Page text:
Feats, marketing strategy, and more.

So, my first D&D supplements have been doing pretty well. In the ten days or so since the first one came out, I’ve had over $100 gross sales (of which I net half). Not gangbusters, but nothing to sneeze at. Considering that they’re each aimed at players of a single class, and neither one is exactly the class most starved for options, and that I’m an unknown to most players who is charging $5 for ~20 pages of options, I think it’s respectable.

I’m not willing to compromise on the price as I know what my products are worth, but I figured I need an “entry level” purchase to establish my bona fides and pique people’s interest. Thus, I took a loose collection of homebrew feats I’ve been working on (including the few in my warlock and cleric books) and put them together into a collection of 36 new feats called “Feats of Heroism“, which I’m selling for a crisp electronic dollar.

The number’s not an accident. Pretty much since the DMs Guild opened, there’s been a set of 18 feats for a dollar in the top 5 products. I’ve read them. They’re not bad, but they’re not great. They just have the virtue of being something everybody has wanted more of (feats), being cheap, and having been released ahead of most of the pack.

I humbly believe that my feat collection is the better value, and would be at twice the price. I don’t know what kind of numbers it would have to pull to knock the 18 feats off the front page, or if the steady release of more flavorful and well-thought out material is just going to see packets of feats fall in the rankings. But I’m sure it’ll sell more easily to more strangers than my cleric or warlock books will, and that it represents my game design work well enough that I’ll get more people looking at my more expensive offerings.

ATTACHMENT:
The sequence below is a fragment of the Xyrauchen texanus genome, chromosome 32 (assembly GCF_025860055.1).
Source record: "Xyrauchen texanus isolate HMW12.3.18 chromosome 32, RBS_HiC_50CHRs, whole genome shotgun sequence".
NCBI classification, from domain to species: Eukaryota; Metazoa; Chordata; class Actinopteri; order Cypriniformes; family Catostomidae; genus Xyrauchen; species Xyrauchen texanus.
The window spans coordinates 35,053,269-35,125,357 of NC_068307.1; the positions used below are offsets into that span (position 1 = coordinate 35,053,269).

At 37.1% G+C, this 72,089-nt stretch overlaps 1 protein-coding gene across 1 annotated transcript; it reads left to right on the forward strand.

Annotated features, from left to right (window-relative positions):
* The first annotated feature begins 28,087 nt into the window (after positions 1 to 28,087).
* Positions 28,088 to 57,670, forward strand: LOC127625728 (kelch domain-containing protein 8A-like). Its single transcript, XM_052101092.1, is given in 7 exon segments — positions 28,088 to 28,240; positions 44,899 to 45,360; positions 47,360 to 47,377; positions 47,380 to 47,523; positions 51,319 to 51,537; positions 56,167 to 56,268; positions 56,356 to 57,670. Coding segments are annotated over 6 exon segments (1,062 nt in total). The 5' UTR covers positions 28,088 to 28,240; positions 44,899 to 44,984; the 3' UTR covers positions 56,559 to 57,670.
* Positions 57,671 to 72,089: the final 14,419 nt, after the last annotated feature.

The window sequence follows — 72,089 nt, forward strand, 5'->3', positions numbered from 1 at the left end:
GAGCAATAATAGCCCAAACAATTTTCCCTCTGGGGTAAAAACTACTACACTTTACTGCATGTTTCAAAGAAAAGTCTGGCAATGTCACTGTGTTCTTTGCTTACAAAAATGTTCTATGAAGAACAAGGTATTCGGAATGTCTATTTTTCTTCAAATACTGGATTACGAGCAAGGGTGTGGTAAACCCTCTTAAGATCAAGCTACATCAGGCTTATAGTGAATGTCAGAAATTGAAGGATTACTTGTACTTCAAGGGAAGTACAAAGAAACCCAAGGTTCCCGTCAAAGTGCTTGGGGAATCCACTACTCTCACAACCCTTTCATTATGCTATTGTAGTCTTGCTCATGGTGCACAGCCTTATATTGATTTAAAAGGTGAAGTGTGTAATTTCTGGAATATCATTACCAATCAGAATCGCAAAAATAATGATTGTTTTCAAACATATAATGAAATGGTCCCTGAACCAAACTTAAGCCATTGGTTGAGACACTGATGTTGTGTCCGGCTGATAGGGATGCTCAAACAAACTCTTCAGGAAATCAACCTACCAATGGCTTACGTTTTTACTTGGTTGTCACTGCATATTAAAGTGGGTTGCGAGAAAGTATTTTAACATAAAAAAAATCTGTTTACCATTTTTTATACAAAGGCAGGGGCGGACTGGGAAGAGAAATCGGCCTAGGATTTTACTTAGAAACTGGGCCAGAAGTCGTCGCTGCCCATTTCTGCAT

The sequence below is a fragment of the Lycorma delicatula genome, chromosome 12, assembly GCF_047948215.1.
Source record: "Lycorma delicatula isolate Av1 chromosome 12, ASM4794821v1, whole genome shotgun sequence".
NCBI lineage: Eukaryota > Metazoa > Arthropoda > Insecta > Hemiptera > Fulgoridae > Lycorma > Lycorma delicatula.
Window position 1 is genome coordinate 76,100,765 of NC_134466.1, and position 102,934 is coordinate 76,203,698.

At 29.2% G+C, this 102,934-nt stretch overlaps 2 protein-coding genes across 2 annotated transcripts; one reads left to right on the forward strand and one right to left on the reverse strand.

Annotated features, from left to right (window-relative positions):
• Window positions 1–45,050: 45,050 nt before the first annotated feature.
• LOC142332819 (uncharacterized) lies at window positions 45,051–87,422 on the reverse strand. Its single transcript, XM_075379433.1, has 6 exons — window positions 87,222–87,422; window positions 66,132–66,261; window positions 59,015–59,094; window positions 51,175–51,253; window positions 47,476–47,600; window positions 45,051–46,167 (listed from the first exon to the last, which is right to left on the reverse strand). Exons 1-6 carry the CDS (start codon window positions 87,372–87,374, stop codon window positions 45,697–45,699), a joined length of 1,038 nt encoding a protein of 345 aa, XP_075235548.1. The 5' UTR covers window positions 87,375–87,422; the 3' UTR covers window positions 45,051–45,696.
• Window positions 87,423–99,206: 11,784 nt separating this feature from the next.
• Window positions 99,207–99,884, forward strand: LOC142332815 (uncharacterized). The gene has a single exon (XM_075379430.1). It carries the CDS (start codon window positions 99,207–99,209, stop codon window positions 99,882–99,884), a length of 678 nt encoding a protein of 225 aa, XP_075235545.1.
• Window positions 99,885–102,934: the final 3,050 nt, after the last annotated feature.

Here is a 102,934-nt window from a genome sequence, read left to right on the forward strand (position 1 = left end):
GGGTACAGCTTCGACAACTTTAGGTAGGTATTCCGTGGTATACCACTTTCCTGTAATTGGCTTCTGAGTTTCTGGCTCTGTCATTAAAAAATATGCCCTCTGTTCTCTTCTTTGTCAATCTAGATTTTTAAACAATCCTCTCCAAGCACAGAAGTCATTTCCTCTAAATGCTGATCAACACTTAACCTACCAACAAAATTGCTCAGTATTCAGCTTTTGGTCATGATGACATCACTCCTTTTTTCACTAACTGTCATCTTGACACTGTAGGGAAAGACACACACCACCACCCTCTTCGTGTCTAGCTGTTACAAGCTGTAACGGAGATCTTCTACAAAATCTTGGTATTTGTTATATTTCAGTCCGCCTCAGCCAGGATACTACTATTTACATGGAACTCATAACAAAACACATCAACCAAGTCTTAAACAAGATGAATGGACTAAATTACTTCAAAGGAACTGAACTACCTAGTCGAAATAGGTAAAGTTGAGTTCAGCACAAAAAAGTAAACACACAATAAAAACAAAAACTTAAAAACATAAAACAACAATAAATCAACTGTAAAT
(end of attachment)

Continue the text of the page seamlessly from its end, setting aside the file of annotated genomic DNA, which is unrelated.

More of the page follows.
This is technically my published thing for the week, as I am charging money for it, but I’m going to continue working on another D&D-related release for the end of the week, which will be free (or rather, pay what you will): Heroic Houserules, a pamphlet that contains my house rules for creating emphasizing the heroic, larger-than-life aspects of the game (and incidentally pumping up some of the less effectual “ribbon” abilities, like the paladin’s Divine Sense and the ranger’s Primeval Awareness). This will serve a similar purpose to the feat manual of acting as an introduction to players unfamiliar with my work.

After that, I think I’m going to give the D&D game design stuff a rest for a bit. Part of the reason I’ve had so much material to release in those ares is it’s been building up for longer than there’s been an official outlet for it.